The Association of American Publishers covered a lot of ground in its 90-minute annual meeting which, for the second year in a row, was conducted via Zoom. As part of their remarks, Brian Napack, AAP chair and CEO of John Wiley, and Maria Pallante, CEO of AAP, made clear that protecting copyright remains the top priority for the association.

Minnesota Senator Amy Klobuchar voiced her concerns over the power of Big Tech in accepting the AAP’s 2021 Award for Distinguished Public Service. Keynote speaker Don Lemon (CNN host and author of This Is the Fire), urged publishers to publish more authors of color, while closing keynoter Brad Stone focused his remarks on Amazon, the subject of two of his books, The Everything Store and the recently released Amazon Unbound.

In his opening remarks, Napack praised the publishing community for “keeping the river of ideas flowing” during the pandemic, especially as the industry faced threats and challenges from different quarters. He promised that AAP would continue to fight against forces that “chip away” against freedom of expression as well as those who seek to erode copyright protection.

Pallante said that the financial results of publishers, particularly for trade publishers, during the pandemic proved that readers have never lost interest in good stories, and that the importance of books to people was highlighted during the lockdown. That publishers were able to quickly meet the increased demand for books reflects the resiliency of the industry, Pallante said, and also shows that “there has never been a better or more important time to be in publishing.”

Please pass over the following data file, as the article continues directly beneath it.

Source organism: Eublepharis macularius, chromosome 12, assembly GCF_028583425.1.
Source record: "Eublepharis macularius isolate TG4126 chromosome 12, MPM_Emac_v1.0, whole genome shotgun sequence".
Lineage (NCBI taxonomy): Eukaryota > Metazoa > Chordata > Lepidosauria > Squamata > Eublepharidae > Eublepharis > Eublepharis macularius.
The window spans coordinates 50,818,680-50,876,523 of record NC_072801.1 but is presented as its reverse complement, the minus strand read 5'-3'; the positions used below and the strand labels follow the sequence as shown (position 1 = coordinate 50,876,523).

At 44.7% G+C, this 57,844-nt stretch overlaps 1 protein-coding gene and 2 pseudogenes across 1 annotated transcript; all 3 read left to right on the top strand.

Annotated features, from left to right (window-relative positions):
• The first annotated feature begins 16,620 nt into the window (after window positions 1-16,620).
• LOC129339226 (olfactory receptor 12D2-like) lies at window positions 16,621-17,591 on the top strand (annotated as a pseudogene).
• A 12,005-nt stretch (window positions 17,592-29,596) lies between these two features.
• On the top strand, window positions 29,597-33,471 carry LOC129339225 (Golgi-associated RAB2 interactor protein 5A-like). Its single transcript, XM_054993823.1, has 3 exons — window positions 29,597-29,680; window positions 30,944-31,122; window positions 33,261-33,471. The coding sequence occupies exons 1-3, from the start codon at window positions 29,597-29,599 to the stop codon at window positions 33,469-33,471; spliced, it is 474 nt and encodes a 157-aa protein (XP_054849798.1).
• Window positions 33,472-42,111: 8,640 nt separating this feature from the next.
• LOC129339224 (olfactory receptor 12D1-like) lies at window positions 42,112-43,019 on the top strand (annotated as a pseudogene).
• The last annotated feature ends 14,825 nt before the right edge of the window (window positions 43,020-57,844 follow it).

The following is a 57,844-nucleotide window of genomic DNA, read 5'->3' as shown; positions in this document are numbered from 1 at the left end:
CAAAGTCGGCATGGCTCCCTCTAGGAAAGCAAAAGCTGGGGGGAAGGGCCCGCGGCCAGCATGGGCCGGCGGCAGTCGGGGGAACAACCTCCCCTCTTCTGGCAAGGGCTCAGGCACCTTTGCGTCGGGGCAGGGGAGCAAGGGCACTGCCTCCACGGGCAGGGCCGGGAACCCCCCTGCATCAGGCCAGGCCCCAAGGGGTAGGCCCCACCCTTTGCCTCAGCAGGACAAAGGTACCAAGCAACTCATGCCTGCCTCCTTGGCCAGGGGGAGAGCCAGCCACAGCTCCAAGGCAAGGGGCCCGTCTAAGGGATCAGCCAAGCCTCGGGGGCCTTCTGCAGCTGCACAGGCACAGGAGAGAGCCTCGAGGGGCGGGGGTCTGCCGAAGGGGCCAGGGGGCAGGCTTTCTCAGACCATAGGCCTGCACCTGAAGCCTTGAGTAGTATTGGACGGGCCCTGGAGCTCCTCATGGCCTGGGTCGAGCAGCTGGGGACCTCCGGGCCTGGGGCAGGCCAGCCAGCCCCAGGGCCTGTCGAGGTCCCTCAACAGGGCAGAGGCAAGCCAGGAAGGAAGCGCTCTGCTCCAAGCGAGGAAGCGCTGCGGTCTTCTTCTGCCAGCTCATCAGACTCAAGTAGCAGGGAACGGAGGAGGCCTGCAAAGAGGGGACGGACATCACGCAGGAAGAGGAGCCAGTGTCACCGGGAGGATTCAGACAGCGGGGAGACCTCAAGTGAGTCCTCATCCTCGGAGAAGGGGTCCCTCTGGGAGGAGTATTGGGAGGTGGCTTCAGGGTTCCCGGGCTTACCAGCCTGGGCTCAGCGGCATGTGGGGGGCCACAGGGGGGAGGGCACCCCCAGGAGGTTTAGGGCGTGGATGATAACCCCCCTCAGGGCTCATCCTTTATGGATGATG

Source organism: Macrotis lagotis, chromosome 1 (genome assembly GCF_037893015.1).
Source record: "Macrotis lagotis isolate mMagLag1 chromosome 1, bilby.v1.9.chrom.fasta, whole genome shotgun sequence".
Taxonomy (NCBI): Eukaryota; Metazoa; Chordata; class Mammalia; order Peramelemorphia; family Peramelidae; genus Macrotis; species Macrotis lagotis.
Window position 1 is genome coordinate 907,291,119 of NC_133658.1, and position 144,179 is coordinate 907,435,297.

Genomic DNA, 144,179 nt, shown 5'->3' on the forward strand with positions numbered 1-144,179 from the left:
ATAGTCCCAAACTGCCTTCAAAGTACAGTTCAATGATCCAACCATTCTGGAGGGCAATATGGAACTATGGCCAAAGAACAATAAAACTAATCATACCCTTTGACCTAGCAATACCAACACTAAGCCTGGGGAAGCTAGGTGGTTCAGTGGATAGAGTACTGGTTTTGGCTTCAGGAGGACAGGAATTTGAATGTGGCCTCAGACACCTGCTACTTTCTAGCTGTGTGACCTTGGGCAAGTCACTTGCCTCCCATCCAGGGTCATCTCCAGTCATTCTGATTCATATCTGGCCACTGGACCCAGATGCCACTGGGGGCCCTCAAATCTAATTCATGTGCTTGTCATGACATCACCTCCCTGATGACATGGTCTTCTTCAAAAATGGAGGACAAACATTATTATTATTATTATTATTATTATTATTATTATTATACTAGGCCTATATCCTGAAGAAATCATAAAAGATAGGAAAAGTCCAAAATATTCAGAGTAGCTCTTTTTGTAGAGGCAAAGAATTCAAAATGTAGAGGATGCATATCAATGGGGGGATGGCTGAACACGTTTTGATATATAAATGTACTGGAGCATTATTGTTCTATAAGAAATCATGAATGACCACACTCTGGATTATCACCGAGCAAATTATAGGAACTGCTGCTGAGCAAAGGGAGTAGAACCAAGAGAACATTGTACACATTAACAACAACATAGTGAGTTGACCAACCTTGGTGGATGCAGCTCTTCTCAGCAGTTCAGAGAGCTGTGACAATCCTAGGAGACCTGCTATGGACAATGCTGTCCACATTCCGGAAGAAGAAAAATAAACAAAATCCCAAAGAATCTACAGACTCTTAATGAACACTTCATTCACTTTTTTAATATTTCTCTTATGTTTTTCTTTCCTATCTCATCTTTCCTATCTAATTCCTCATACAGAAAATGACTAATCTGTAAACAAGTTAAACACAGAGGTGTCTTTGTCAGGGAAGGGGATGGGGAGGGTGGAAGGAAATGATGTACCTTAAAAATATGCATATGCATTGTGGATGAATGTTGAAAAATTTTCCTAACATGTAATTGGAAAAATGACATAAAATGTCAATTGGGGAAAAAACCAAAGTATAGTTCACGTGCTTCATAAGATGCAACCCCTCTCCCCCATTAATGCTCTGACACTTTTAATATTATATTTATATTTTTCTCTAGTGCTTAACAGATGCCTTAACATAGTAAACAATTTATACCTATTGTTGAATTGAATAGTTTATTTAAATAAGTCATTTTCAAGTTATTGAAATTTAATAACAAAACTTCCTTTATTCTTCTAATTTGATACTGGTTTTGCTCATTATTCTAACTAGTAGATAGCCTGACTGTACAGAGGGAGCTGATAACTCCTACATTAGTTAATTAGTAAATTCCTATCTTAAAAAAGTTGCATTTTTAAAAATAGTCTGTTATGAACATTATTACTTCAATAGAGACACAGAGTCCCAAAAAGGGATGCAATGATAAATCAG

To make sure that publishing remains a good business to be in, AAP’s job, Pallante said, “is to ensure that you can compete fairly in the modern marketplace.” Regrettably, she continued, “there are actors who seek to weaken your legal protections in order to advance their business interests, whether that interest is in bloating the fair use doctrine to illogical boundaries or, more blatantly, appropriating and monetizing your works without permission.”

In Pallante’s view, the exclusive rights delineated in the Copyright Act are under assault, as is an effective enforcement framework, and she said the DMCA, which governs how infringing content on websites can be taken down, “is badly in need of updating.” She also lamented the lack of a competitive marketplace in which authors’ works can be discovered and publishers can compete “without unfair control or manipulation from dominant tech giants.”

Challenges to copyright protection are also happening at the state level, Pallante warned, where library lobbyists and “tech-funded” special interest groups are working to “divert copyright protection away from Congress to state assemblies,” an apparent reference to Maryland’s passage of a law late last week that would force publishers to make any digital content they license to consumers available as “an electronic literary product” to public libraries in the state “on reasonable terms.” The AAP opposed the law, and in her remarks, Pallante argued that these state efforts “are clearly preempted by the express language of the federal Copyright Act,” while also spinning a “false narrative.”